Sandra Cisneros, Critically-Acclaimed Author Of The House On Mango Street, Visits Prep Virtually

Sandra+Cisneros+visits+Prep+virtually+to+discuss+her+book%2C+%22The+House+On+Mango+Street%22.

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Sandra Cisneros visits Prep virtually to discuss her book, “The House On Mango Street”.

On Wednesday, September 9, the Prep community was honored by the virtual-Zoom-‘visit’ of award-winning Chicana novelist and poet Sandra Cisneros. Cisneros is the author of The House On Mango Street, which was part of PrepReads, the mandatory reading curriculum for the entire school this past summer. The House On Mango Street is a short story that explores a variety of themes: identity and belonging, Mexican/indigenous culture, community, coming-of-age, and socioeconomic status. Now, 36 years post-publication, the novel has become a staple of many English curriculums across the country. It is lauded for its honest exploration of the struggles of growing up, especially for those who are socioeconomically disadvantaged or feel like an “outsider.” Cisneros and her co-producer Derek Burnell are currently revising the story with the intention of turning it into an opera. She has been a consultant on sets, costumes, lighting, and score for the opera, as well as on the plot and characters for the tv-series inspired by the novel. Cisneros said that she deeply enjoys the process of converting her stories to new mediums.

Cisneros also reflected on elements of her childhood and upbringing which influence her writing. She discussed how she felt a lot of shame growing up as a shy girl in the 60s, and how insecurities regarding her intelligence, among other things, forced her to confront many demons. She refers to her art as a form of catharsis or therapy, and strongly advises her audience to tackle upfront what she dubbed “heart-wounds.” Furthermore, Cisneros suggested that Prep students try to find an artistic outlet to cope with these issues. Cisneros analogized art to compost: over time, with the right conditions, marinating negativity would transform into fresh perspective and positivity. As a writer, she is strongly influenced by fairytales she read as a child, especially in The House On Mango Street, and cited Hans Christian Anderson as the first author that made her cry. She promotes indigenous spirituality in a lot of her work, and describes some of the characters in her novel as ‘shamanic.’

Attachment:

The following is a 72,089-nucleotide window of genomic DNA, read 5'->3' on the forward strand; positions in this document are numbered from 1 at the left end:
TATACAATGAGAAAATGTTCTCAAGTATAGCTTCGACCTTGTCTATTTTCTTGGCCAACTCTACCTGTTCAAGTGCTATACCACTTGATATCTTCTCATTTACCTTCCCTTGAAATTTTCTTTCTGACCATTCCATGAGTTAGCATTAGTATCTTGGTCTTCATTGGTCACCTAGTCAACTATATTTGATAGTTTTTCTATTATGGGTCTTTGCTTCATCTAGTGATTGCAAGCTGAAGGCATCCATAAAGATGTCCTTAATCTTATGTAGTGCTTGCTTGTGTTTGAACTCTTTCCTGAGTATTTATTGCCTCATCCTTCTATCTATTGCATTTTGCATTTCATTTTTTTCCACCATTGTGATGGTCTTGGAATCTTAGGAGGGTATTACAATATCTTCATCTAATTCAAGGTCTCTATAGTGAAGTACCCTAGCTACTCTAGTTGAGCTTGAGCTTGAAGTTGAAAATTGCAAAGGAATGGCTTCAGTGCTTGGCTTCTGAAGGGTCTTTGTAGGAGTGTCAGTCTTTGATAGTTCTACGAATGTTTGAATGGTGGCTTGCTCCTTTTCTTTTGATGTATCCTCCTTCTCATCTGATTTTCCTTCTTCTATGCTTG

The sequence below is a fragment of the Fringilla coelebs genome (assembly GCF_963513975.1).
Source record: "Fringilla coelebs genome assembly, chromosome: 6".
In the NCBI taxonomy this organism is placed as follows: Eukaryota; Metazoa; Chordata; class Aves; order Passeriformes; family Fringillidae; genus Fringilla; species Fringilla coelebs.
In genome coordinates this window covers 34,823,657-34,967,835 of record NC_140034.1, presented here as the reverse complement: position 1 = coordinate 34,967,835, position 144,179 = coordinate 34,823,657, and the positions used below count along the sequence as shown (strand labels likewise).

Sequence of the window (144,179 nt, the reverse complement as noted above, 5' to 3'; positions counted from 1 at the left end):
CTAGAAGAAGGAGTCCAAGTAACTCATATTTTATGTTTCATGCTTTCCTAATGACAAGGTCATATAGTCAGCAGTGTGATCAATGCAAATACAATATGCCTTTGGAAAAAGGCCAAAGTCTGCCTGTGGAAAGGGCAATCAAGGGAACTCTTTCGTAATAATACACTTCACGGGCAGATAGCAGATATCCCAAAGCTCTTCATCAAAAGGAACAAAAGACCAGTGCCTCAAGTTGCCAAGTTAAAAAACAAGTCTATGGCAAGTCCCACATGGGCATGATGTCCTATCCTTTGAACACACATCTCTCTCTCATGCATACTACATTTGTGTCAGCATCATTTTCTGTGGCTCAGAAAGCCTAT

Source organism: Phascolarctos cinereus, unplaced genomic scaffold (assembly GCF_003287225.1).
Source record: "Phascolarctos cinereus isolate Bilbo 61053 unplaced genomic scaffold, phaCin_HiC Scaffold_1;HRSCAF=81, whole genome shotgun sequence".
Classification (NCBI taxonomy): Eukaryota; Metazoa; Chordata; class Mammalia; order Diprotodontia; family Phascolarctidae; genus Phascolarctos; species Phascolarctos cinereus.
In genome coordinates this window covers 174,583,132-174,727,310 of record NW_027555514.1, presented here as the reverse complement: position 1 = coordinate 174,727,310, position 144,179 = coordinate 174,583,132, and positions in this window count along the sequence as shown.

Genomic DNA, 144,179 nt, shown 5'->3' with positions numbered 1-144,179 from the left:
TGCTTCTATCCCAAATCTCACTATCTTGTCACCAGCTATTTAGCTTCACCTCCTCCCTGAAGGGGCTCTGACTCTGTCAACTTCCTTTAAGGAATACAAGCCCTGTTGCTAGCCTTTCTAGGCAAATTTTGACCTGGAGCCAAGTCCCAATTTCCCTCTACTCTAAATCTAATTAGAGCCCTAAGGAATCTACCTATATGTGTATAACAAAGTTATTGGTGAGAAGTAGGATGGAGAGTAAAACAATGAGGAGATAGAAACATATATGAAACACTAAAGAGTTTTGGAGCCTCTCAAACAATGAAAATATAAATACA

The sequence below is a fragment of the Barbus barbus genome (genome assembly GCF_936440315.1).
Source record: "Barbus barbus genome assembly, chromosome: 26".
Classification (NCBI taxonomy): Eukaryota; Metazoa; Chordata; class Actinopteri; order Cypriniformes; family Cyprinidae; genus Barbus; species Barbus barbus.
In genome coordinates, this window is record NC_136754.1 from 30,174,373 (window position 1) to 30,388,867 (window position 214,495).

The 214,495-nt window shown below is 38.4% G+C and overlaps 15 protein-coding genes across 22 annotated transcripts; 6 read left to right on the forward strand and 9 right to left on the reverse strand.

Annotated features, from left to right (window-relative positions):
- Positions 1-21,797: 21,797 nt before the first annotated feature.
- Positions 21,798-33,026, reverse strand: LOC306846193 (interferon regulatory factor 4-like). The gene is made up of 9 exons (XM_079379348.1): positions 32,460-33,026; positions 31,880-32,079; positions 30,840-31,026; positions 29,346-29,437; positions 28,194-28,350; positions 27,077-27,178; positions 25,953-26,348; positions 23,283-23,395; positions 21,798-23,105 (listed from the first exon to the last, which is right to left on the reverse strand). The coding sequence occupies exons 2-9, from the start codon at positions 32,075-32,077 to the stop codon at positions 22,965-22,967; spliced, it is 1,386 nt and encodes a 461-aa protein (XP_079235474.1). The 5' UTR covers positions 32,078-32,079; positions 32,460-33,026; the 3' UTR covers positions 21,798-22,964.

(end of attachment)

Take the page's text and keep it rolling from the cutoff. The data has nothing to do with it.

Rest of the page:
Cisneros also provided her valuable insight on what she believes is the best mindset to adopt in regards to the global challenges that are currently unfolding. According to her, the lockdown in response to the COVID-19 pandemic is not actually a “lockdown”–instead, it is a “time of sanctuary.” As a writer, she views solitude as a gift, and claims she is happier at home in her self-declared “convent of one.” Her intention with her work is to create an intersection between immigration and poetry, and she tries to further global awareness with her writing, especially on issues of migrant work and gentrification. In regards to protests over the Black Lives Matter movement, Cisneros is thrilled–she believes it is the “most wondrous time to be alive,” because protesting and taking advantage of human freedom and voice is extremely valuable to her. She concluded her webinar with a writing prompt: journal ten things nobody knows about you, and confront whatever ‘demons’ you face personally. The Prep community was extremely grateful for and honored by Sandra Cisneros’s appearance, and hopes to hear from her again in the near future.